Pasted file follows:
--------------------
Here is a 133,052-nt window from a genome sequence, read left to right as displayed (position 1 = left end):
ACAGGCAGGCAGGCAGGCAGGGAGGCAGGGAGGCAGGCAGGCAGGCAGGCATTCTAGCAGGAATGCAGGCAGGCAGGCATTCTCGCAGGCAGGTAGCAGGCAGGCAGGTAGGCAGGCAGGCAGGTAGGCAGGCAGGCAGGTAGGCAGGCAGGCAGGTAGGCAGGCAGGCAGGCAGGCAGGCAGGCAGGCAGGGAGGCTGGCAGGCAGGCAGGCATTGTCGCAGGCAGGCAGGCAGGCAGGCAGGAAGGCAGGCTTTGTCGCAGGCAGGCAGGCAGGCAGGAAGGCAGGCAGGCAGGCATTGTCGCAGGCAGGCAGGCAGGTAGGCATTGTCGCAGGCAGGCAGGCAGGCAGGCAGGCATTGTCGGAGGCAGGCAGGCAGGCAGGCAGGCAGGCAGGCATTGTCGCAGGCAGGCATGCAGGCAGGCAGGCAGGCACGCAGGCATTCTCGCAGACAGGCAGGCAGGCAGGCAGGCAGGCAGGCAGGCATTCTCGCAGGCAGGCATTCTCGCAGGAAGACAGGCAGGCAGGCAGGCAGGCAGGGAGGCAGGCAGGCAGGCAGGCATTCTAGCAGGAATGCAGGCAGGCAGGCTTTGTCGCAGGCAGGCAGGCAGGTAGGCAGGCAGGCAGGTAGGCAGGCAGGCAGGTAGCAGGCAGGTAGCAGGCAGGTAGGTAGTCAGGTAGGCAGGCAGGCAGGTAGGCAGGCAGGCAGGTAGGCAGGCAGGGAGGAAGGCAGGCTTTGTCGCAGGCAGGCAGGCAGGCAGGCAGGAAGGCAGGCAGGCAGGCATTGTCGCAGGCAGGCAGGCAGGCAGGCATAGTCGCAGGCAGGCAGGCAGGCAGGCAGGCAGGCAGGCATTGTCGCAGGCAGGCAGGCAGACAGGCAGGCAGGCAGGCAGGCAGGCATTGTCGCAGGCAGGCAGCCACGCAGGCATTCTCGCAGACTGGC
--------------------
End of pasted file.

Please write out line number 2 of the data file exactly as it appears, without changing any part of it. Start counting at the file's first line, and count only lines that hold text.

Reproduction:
ACAGGCAGGCAGGCAGGCAGGGAGGCAGGGAGGCAGGCAGGCAGGCAGGCATTCTAGCAGGAATGCAGGCAGGCAGGCATTCTCGCAGGCAGGTAGCAGGCAGGCAGGTAGGCAGGCAGGCAGGTAGGCAGGCAGGCAGGTAGGCAGGCAGGCAGGTAGGCAGGCAGGCAGGCAGGCAGGCAGGCAGGCAGGGAGGCTGGCAGGCAGGCAGGCATTGTCGCAGGCAGGCAGGCAGGCAGGCAGGAAGGCAGGCTTTGTCGCAGGCAGGCAGGCAGGCAGGAAGGCAGGCAGGCAGGCATTGTCGCAGGCAGGCAGGCAGGTAGGCATTGTCGCAGGCAGGCAGGCAGGCAGGCAGGCATTGTCGGAGGCAGGCAGGCAGGCAGGCAGGCAGGCAGGCATTGTCGCAGGCAGGCATGCAGGCAGGCAGGCAGGCACGCAGGCATTCTCGCAGACAGGCAGGCAGGCAGGCAGGCAGGCAGGCAGGCATTCTCGCAGGCAGGCATTCTCGCAGGAAGACAGGCAGGCAGGCAGGCAGGCAGGGAGGCAGGCAGGCAGGCAGGCATTCTAGCAGGAATGCAGGCAGGCAGGCTTTGTCGCAGGCAGGCAGGCAGGTAGGCAGGCAGGCAGGTAGGCAGGCAGGCAGGTAGCAGGCAGGTAGCAGGCAGGTAGGTAGTCAGGTAGGCAGGCAGGCAGGTAGGCAGGCAGGCAGGTAGGCAGGCAGGGAGGAAGGCAGGCTTTGTCGCAGGCAGGCAGGCAGGCAGGCAGGAAGGCAGGCAGGCAGGCATTGTCGCAGGCAGGCAGGCAGGCAGGCATAGTCGCAGGCAGGCAGGCAGGCAGGCAGGCAGGCAGGCATTGTCGCAGGCAGGCAGGCAGACAGGCAGGCAGGCAGGCAGGCAGGCATTGTCGCAGGCAGGCAGCCACGCAGGCATTCTCGCAGACTGGC